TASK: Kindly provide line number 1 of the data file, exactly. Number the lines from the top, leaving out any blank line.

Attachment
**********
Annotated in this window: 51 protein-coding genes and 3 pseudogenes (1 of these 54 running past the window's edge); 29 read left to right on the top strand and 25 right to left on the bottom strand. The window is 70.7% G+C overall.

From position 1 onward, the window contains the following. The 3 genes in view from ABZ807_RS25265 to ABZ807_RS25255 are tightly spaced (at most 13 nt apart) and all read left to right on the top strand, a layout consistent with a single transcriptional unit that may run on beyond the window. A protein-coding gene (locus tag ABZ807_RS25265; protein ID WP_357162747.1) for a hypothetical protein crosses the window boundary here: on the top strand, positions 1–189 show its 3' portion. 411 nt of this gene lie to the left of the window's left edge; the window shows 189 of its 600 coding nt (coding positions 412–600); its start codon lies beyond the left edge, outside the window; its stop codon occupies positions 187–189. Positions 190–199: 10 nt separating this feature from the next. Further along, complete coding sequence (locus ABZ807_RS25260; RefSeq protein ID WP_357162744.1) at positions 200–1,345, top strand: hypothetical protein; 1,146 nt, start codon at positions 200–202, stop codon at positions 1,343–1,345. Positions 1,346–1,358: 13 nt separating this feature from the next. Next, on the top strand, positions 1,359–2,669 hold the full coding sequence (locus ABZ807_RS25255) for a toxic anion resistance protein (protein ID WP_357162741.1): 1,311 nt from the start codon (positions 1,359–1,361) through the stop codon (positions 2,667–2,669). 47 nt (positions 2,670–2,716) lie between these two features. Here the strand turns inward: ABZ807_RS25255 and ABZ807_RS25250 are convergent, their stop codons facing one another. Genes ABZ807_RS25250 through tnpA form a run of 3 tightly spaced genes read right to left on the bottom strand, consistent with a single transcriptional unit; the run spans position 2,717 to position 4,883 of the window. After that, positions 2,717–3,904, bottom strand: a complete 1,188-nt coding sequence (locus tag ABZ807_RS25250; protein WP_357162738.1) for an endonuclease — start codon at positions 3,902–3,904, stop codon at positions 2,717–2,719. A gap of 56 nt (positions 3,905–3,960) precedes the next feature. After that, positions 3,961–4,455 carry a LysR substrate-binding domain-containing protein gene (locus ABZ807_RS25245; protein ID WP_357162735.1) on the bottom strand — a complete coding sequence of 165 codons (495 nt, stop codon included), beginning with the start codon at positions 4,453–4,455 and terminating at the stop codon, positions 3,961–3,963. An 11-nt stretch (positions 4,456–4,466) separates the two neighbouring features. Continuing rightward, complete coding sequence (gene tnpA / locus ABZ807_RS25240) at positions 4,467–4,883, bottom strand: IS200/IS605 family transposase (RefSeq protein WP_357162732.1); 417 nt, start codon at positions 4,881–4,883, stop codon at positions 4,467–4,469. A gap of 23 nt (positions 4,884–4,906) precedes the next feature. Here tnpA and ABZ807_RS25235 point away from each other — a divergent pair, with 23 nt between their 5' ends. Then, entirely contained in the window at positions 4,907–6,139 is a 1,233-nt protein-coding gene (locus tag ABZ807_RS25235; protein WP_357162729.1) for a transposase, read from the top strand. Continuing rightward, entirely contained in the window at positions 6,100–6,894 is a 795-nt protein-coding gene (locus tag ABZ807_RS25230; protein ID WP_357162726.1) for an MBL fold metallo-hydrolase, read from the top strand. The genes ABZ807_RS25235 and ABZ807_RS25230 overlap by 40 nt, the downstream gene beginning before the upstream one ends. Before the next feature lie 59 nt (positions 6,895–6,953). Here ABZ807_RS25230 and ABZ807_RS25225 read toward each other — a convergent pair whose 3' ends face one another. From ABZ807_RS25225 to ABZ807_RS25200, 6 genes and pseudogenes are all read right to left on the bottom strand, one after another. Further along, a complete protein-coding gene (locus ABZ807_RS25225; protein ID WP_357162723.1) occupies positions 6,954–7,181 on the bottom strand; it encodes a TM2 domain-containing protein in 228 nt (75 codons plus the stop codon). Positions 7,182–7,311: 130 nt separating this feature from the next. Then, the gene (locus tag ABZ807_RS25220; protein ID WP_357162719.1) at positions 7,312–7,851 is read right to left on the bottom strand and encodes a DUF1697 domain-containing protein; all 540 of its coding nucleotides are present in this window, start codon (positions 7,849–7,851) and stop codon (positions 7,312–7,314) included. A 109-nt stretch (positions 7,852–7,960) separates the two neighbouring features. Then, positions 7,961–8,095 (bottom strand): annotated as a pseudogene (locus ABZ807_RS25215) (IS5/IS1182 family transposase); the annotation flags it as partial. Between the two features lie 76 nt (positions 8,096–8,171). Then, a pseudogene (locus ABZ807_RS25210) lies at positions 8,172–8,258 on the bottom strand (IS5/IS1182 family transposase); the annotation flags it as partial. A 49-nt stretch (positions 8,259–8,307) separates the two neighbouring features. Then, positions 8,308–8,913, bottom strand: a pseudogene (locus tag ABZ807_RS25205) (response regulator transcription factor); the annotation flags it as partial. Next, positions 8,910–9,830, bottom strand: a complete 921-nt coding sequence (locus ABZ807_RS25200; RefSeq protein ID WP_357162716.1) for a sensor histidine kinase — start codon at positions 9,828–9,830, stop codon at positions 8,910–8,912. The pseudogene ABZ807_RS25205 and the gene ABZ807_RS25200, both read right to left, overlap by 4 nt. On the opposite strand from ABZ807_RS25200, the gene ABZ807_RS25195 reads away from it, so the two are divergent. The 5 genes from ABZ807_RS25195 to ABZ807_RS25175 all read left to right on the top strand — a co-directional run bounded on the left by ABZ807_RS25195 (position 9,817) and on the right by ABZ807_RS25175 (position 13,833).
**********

Annotated in this window: 51 protein-coding genes and 3 pseudogenes (1 of these 54 running past the window's edge); 29 read left to right on the top strand and 25 right to left on the bottom strand. The window is 70.7% G+C overall.